For a single CT screening and a median dose of radiation of 2.3 mSv for a 40 year old, it is estimated to result in a lifetime excess cancer risk of 9 and 28 cancers per 100,000 persons for men and women, respectively.

With modern computerized tomography radiation exposure is less than 1 mSv similar to the background radiation of living in Denver for three months.

For a single CT screening for coronary artery calcification for an 80 year old it is associated with a risk of 3 and 6 for men and women per 100,000 persons (Kim).

It is not yet known if screening for CAC will improve cardiovascular outcomes.

CAC has low specificity and has an overall diagnostic accuracy for coronary artery disease of 70%, and is therefore an inadequate single assessment for diagnosing coronary artery disease (O’Rourke R).

In a Framingham study of asymptomatic patients with intermediate risk of major cardiovascular events: the risk of coronary heart disease death or myocardial infarction with a coronary artery calcification score of 0-99 was 0.4% , with a score of 100-399 was 1.3%% and with a score of 400 or greater was 2.4% (Greenland P).

Coronary artery calcium score predicts risk of cardiovascular disease in all ethnic groups.

In a study of 20,000 patient-years indicated that all patients with a Agatson score greater than 100 had a relative risk increase of 9.2 for nonfatal myocardial infarction or death , and those with a score higher than 400 had a relative risk increase of 26.2 (Arad Y).

Agatson score of 0.1-99, 100-399 and 400 or higher, correlated with total cardiovascular events with rates of 0.54%, 1%, 5.5%, and 14%, respectively(Arad Y).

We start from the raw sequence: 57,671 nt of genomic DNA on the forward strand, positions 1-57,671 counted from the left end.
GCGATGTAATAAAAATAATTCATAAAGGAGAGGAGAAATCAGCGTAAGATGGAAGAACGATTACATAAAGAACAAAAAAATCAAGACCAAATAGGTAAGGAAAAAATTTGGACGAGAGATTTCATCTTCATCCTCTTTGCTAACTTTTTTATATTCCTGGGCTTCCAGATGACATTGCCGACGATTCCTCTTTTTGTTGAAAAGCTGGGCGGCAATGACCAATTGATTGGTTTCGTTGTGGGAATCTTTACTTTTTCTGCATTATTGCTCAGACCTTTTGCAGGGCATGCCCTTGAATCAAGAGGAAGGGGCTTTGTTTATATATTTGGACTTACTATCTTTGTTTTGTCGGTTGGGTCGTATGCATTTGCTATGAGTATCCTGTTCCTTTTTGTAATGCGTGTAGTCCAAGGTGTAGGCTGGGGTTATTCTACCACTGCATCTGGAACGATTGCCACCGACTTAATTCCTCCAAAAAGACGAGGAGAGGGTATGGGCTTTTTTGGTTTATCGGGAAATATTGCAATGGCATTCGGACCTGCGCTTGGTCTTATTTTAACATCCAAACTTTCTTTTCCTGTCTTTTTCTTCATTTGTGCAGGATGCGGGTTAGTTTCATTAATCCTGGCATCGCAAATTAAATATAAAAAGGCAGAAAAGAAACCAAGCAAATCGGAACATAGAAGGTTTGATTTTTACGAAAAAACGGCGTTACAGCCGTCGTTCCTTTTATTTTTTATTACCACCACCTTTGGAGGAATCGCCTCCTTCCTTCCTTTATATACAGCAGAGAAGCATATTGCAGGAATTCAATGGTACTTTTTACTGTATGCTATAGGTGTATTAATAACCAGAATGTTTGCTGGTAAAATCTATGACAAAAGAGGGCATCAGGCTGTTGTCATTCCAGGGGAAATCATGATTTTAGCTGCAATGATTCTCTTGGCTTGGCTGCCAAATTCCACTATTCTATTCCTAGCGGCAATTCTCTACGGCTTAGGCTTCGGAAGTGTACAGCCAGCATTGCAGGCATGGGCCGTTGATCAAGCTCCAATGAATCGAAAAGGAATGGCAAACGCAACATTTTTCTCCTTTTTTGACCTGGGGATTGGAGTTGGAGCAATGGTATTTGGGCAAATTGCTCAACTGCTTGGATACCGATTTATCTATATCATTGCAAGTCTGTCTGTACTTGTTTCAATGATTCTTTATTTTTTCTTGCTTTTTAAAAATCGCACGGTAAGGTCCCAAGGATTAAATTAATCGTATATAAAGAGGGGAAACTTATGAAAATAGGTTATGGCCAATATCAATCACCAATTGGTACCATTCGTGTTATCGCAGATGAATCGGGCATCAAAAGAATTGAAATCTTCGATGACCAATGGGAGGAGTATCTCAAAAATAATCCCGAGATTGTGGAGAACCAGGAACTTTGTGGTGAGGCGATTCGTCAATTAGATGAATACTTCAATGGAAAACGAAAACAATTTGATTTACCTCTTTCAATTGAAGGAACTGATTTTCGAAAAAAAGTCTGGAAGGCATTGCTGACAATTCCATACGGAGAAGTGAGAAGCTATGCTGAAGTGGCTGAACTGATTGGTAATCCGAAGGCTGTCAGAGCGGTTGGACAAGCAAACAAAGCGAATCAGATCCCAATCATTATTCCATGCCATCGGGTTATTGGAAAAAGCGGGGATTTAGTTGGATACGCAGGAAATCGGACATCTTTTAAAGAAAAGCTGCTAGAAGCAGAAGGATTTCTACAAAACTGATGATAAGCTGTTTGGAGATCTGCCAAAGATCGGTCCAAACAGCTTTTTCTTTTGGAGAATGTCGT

The CAC scan is the best test for classifying intermediate risk patients into appropriate treatment groups.

The CAC score Is a helpful tool to direct statin treatment of coronary atherosclerosis.

The rate of annualized increase in coronary artery calcifications is higher for patients with chronic kidney disease and those on dialysis, than for the general cardiovascular disease population in which renal disease is not present.

Review of 10 trials, the annual rate of coronary artery calcification increase was 17.2%, and this was mildly higher for patients with chronic kidney disease in those receiving dialysis, yet no reproducible treatment effect was noted on the calcification rate (McCullogh PA).

Potential harm of this testing includes radiation exposure, unnecessary interventions, insurability, and alterations in the quality of life with labeling a patient at higher risk, medicalization of asymptomatic individuals and cost.

MESA study of 6814 patients asymptomatic patients with CRP 2 mg/L or more, CRP did not predict coronary events, but CAC stores of more than 100, were strongly predictive of both coronary heart disease, and overal CV events (Blaha MJ et al).